This week I’m delving into a topic that has long been contentious in the dog training world – Dominance Theory, also known as Alpha Theory. You won’t get my usual quips and puns in this article. This one is serious because it’s serious business.
Why Has There Been a Resurgence
Despite the compelling evidence, and David Mech – the theorist himself, retracting his support, there has been a perplexing resurgence in the popularity of Dominance Theory. Let’s explore why.
Firstly, the persistence of alpha dog concepts in popular media, television shows, and outdated dog training literature has fueled a nostalgic attachment to the dominance-based approach. You only need to do a quick search on social media, or watch mainstream TV to see trainers who offer a quick fix, full of dramatic and engaging content designed to fool viewers into duplicate the techniques, despite many small print warnings to “not try this at home”.
The simplicity of the alpha dog model may appeal to dog owners seeking quick fixes or clear hierarchies in understanding their pets’ behaviour. We’d all love to wave a magic wand and get the quick fix to our dog’s behaviour struggles. Heckin’, I’d like to wave a magic wand and lose 20kg too. The whole approach to selling products, TV shows, advertising and services is to appeal to consumer’s desires for a quick fix. Even when we think it’s too good to be true, we still reach for our wallets in the hope that this quick fix scheme will work. Let me remind you that if it sounds to good to be true, then it likely is too good to be true!
Trainers and enthusiasts, not fully acquainted with the evolving scientific consensus on wolf and dog behaviour, may inadvertently perpetuate dominance theory due to a lack of updated information. You wouldn’t want your child to be taught by a teacher who graduated from teacher’s college 50 years ago and hadn’t updated their skills, so why would you want to entrust your dog’s education to a trainer who was using methods that not only have been debunked, but have been shown to be harmful to your dog’s emotional and mental wellbeing.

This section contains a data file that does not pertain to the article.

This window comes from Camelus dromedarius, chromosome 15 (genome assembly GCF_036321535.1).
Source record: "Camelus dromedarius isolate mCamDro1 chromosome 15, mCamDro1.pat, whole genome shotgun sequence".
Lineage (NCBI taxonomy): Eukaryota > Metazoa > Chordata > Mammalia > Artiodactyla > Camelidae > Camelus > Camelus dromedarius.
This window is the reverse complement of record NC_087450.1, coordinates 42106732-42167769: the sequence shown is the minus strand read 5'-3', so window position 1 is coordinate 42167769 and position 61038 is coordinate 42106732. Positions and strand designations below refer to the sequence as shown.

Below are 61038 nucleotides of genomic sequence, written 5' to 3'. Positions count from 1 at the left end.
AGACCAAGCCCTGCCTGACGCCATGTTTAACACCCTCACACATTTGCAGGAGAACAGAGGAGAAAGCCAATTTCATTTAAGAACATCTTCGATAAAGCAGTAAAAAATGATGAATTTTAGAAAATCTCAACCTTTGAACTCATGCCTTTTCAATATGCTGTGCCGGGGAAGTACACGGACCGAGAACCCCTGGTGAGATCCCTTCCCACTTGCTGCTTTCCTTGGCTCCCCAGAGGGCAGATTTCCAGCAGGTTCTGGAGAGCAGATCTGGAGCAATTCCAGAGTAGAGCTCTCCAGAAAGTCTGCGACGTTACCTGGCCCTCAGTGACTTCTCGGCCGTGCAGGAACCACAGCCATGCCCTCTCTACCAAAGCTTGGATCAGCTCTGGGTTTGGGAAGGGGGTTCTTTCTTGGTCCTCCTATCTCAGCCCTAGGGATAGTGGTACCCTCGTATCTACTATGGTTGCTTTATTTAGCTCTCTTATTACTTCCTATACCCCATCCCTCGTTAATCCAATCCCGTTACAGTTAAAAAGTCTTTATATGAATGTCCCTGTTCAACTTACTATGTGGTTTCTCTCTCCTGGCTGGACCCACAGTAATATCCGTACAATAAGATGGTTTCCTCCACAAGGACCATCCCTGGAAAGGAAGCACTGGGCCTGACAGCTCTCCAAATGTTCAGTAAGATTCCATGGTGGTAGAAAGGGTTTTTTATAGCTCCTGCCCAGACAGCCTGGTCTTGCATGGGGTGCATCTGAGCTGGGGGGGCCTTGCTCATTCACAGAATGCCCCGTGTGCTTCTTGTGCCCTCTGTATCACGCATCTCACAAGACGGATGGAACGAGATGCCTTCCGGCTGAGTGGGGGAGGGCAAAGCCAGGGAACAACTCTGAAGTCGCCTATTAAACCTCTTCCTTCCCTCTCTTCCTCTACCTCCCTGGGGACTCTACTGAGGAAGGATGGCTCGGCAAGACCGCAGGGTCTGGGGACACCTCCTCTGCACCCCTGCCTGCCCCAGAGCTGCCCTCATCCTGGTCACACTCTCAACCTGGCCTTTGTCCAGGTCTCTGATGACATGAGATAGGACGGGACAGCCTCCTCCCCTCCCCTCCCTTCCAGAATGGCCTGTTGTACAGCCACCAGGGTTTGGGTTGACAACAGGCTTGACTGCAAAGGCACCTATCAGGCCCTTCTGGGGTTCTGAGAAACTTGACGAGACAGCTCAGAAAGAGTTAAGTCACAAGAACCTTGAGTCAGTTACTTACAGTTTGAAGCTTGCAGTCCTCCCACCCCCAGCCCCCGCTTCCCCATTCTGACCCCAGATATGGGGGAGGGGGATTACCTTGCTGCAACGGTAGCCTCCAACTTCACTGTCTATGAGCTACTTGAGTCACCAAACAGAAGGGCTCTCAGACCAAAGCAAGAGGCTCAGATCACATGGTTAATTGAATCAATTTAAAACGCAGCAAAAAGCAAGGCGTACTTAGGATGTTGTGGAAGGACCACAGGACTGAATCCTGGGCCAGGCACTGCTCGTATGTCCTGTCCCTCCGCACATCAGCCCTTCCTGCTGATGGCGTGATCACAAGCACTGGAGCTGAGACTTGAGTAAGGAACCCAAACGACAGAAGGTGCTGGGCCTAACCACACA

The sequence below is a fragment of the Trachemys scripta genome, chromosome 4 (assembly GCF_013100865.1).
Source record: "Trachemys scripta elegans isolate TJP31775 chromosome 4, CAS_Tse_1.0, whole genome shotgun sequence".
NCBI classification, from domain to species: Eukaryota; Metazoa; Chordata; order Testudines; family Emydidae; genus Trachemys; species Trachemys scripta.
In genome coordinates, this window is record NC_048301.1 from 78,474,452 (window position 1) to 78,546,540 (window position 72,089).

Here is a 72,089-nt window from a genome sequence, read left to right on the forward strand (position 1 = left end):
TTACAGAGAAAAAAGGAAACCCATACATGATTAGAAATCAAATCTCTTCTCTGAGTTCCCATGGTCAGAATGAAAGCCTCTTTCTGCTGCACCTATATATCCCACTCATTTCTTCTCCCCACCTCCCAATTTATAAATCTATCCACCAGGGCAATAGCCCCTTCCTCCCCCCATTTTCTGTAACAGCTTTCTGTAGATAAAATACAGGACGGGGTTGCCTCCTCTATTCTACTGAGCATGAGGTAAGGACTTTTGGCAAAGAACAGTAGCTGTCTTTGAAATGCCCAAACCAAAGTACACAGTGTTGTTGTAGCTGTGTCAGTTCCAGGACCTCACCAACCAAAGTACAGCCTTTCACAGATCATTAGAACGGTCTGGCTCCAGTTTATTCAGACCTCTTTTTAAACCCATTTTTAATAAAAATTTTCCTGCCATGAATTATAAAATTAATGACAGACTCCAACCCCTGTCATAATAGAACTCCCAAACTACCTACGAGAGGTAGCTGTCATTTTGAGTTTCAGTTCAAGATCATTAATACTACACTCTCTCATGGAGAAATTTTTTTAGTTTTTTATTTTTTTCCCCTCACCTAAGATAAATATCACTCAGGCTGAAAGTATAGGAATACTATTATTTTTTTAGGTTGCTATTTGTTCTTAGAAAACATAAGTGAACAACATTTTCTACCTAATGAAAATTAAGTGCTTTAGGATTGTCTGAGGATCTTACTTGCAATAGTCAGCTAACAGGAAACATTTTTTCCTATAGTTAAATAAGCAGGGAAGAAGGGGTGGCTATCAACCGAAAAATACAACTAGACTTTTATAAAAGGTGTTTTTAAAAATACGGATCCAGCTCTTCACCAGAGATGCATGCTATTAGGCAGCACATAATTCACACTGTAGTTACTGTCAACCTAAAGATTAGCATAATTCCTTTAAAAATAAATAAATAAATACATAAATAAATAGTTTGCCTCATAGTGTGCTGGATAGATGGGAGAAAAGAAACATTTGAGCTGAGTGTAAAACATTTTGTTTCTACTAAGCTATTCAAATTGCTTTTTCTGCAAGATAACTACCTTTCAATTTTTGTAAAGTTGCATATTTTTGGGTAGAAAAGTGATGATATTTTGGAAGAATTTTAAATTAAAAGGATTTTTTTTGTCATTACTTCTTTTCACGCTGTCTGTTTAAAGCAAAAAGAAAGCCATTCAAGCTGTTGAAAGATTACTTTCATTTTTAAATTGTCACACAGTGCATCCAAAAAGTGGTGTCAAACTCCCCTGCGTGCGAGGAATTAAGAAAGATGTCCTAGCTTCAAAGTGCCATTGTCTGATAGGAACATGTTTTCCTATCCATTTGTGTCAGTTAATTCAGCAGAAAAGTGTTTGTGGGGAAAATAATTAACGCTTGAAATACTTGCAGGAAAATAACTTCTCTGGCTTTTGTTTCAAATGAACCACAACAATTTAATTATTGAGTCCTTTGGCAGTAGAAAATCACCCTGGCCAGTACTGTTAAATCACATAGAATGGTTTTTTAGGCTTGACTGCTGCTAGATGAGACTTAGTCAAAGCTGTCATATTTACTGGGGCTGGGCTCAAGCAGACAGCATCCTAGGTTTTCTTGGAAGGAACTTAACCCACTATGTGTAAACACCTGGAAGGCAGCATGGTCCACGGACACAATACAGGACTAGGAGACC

Moreover, resistance to change within certain circles, where established beliefs and training methods are deeply ingrained, might be contributing to this resurgence. Despite the resurgence, it’s crucial for dog owners and trainers to be informed about the more nuanced and scientifically-supported approaches to foster positive relationships with their canine companions. So, if your trainer starts talking about being Alpha or your dog being Dominant then go and find another on the Pet Professional Guild Australia website. Trainers who use phrases like “pack leader” are a dead giveaway for someone who has not kept their skills up to date. Go and find someone else.
The Origin Story
The origins of Dominance Theory come from David Mech, a renowned wolf biologist, who initially proposed the concept of alpha wolves based on observations of captive wolf packs in the mid-20th century. However, Mech’s later extensive study of wild wolf packs revealed a shift in perspective. He found that these wolf packs operate more as family units, with cooperative behaviour and familial bonds.
Mech has been quoted as saying, “As my research expanded, it became evident that the concept of an alpha wolf as a dominant leader was an oversimplification. In the wild, wolves primarily operate as family groups, with cooperation being a fundamental aspect of their social structure,” which highlights his change in understanding.
This shift in perspective challenged the traditional view of wolves as strictly hierarchical, paving the way for a more nuanced comprehension of their social dynamics. Despite Mech’s revision and retraction of his initial theories, the misconception of dominant alpha wolves persists in popular dog training culture.
Dogs and Wolves Are Different
It’s essential to recognise that dogs and wolves have different social structures. Applying dominance theory to explain dog behaviour oversimplifies their complex and diverse personalities. Instead, we should focus on understanding and meeting their needs as individuals, acknowledging that each dog is unique.
While wolves and domestic dogs share common ancestry, their behaviour and social structures differ. Dogs, having been domesticated for thousands of years, exhibit distinct differences in their socialisation, behaviour, and relationships with humans. Wolves are human avoidant, while dogs are human-seeking, underscoring the unique nature of our modern canine companions.
Being Effective and Humane
In training, positive reinforcement proves to be the most humane and effective method. Dogs are quick learners, associating their good behaviour with positive experiences. It’s all about creating a harmonious relationship built on trust and understanding.
Let’s leave dominance theory behind and embrace modern, science-based training methods. Your Furkid deserves you to be the best Guardian, and positive reinforcement is the key to a strong, positive bond bond between you. Mech’s research is listed below, allowing you to explore and understand why he debunked his own research.
Game on! Let’s play!